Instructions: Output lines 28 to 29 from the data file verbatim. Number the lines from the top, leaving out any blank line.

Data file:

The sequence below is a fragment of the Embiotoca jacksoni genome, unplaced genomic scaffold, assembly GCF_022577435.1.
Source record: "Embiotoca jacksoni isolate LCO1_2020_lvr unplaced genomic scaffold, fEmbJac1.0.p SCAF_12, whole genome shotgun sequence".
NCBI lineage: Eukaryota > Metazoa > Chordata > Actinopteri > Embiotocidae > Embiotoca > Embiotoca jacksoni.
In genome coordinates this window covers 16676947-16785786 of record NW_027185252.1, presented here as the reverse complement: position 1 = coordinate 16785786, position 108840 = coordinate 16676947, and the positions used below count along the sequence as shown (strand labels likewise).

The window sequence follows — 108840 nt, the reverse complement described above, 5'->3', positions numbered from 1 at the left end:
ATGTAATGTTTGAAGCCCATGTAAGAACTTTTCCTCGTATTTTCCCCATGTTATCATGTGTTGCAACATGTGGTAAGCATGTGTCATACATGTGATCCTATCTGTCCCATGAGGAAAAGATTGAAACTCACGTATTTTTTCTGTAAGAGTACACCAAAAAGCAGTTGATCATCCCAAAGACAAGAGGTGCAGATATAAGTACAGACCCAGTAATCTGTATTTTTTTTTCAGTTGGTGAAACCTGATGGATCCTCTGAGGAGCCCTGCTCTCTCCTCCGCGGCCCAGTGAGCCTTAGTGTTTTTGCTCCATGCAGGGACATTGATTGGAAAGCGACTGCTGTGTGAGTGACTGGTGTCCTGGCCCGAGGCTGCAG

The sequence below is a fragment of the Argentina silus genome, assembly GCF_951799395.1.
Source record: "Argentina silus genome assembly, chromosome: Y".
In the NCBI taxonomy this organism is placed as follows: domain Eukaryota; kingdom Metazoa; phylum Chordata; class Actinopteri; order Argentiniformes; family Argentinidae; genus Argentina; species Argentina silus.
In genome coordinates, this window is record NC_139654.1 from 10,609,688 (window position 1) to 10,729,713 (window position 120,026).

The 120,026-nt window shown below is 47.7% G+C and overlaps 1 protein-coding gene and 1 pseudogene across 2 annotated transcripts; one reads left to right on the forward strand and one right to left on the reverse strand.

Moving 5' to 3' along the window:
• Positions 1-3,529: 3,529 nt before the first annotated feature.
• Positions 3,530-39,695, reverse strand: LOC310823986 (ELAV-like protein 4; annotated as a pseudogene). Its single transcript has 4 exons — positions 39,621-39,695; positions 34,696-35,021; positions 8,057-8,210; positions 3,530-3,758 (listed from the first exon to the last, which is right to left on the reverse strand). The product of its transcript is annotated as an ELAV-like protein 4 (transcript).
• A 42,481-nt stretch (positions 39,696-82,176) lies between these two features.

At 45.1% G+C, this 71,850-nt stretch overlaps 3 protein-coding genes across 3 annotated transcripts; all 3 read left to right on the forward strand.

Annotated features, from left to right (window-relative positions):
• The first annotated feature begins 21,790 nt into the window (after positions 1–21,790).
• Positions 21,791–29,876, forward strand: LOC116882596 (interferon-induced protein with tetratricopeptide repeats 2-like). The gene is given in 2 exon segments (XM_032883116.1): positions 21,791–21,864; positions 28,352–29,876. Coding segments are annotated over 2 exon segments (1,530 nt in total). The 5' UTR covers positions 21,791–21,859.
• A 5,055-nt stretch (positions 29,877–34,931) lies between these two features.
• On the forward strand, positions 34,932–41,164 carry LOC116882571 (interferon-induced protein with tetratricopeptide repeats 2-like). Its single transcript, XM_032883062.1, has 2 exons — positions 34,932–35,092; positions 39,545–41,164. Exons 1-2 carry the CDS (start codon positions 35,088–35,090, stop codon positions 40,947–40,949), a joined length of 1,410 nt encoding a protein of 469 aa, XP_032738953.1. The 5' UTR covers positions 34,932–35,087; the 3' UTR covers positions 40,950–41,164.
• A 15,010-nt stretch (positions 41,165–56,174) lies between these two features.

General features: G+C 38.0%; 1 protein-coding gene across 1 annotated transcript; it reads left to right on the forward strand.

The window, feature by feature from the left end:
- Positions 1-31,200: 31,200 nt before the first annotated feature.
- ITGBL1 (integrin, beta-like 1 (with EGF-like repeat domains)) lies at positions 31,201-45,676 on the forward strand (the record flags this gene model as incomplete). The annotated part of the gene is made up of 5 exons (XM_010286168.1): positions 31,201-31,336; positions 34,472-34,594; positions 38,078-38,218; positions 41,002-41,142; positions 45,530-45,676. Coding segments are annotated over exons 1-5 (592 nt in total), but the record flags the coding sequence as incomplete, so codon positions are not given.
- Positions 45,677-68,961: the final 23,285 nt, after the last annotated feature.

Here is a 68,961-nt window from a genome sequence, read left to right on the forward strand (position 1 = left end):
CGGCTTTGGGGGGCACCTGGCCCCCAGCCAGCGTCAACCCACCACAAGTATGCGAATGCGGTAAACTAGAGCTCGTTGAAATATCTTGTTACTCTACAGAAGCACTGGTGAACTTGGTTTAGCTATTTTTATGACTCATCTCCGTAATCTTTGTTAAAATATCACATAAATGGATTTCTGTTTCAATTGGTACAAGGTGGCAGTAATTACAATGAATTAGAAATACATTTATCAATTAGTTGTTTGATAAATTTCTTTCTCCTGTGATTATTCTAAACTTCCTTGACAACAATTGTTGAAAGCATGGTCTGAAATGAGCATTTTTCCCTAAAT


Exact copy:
Here is a 68,961-nt window from a genome sequence, read left to right on the forward strand (position 1 = left end):
CGGCTTTGGGGGGCACCTGGCCCCCAGCCAGCGTCAACCCACCACAAGTATGCGAATGCGGTAAACTAGAGCTCGTTGAAATATCTTGTTACTCTACAGAAGCACTGGTGAACTTGGTTTAGCTATTTTTATGACTCATCTCCGTAATCTTTGTTAAAATATCACATAAATGGATTTCTGTTTCAATTGGTACAAGGTGGCAGTAATTACAATGAATTAGAAATACATTTATCAATTAGTTGTTTGATAAATTTCTTTCTCCTGTGATTATTCTAAACTTCCTTGACAACAATTGTTGAAAGCATGGTCTGAAATGAGCATTTTTCCCTAAAT